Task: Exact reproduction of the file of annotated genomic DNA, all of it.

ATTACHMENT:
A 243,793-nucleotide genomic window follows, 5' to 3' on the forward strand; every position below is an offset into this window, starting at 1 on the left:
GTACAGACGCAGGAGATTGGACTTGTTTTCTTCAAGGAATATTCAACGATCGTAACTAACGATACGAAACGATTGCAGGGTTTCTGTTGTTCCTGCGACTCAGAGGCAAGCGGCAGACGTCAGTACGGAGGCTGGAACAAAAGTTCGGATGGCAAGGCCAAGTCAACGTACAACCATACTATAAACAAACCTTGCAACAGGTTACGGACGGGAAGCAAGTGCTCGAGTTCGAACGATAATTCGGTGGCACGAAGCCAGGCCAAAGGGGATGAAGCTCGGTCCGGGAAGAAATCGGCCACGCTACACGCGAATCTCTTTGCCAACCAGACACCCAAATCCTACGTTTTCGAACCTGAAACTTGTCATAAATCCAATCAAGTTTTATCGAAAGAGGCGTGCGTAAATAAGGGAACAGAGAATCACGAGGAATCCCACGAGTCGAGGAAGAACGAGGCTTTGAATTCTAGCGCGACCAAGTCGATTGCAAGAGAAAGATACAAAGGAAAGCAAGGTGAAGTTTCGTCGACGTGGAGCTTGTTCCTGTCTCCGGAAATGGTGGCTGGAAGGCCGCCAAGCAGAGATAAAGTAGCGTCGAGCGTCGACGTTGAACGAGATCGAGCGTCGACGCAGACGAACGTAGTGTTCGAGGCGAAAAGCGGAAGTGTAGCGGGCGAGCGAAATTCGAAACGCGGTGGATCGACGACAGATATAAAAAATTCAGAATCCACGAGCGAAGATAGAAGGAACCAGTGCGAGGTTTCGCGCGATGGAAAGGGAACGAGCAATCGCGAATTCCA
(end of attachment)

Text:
A 243,793-nucleotide genomic window follows, 5' to 3' on the forward strand; every position below is an offset into this window, starting at 1 on the left:
GTACAGACGCAGGAGATTGGACTTGTTTTCTTCAAGGAATATTCAACGATCGTAACTAACGATACGAAACGATTGCAGGGTTTCTGTTGTTCCTGCGACTCAGAGGCAAGCGGCAGACGTCAGTACGGAGGCTGGAACAAAAGTTCGGATGGCAAGGCCAAGTCAACGTACAACCATACTATAAACAAACCTTGCAACAGGTTACGGACGGGAAGCAAGTGCTCGAGTTCGAACGATAATTCGGTGGCACGAAGCCAGGCCAAAGGGGATGAAGCTCGGTCCGGGAAGAAATCGGCCACGCTACACGCGAATCTCTTTGCCAACCAGACACCCAAATCCTACGTTTTCGAACCTGAAACTTGTCATAAATCCAATCAAGTTTTATCGAAAGAGGCGTGCGTAAATAAGGGAACAGAGAATCACGAGGAATCCCACGAGTCGAGGAAGAACGAGGCTTTGAATTCTAGCGCGACCAAGTCGATTGCAAGAGAAAGATACAAAGGAAAGCAAGGTGAAGTTTCGTCGACGTGGAGCTTGTTCCTGTCTCCGGAAATGGTGGCTGGAAGGCCGCCAAGCAGAGATAAAGTAGCGTCGAGCGTCGACGTTGAACGAGATCGAGCGTCGACGCAGACGAACGTAGTGTTCGAGGCGAAAAGCGGAAGTGTAGCGGGCGAGCGAAATTCGAAACGCGGTGGATCGACGACAGATATAAAAAATTCAGAATCCACGAGCGAAGATAGAAGGAACCAGTGCGAGGTTTCGCGCGATGGAAAGGGAACGAGCAATCGCGAATTCCA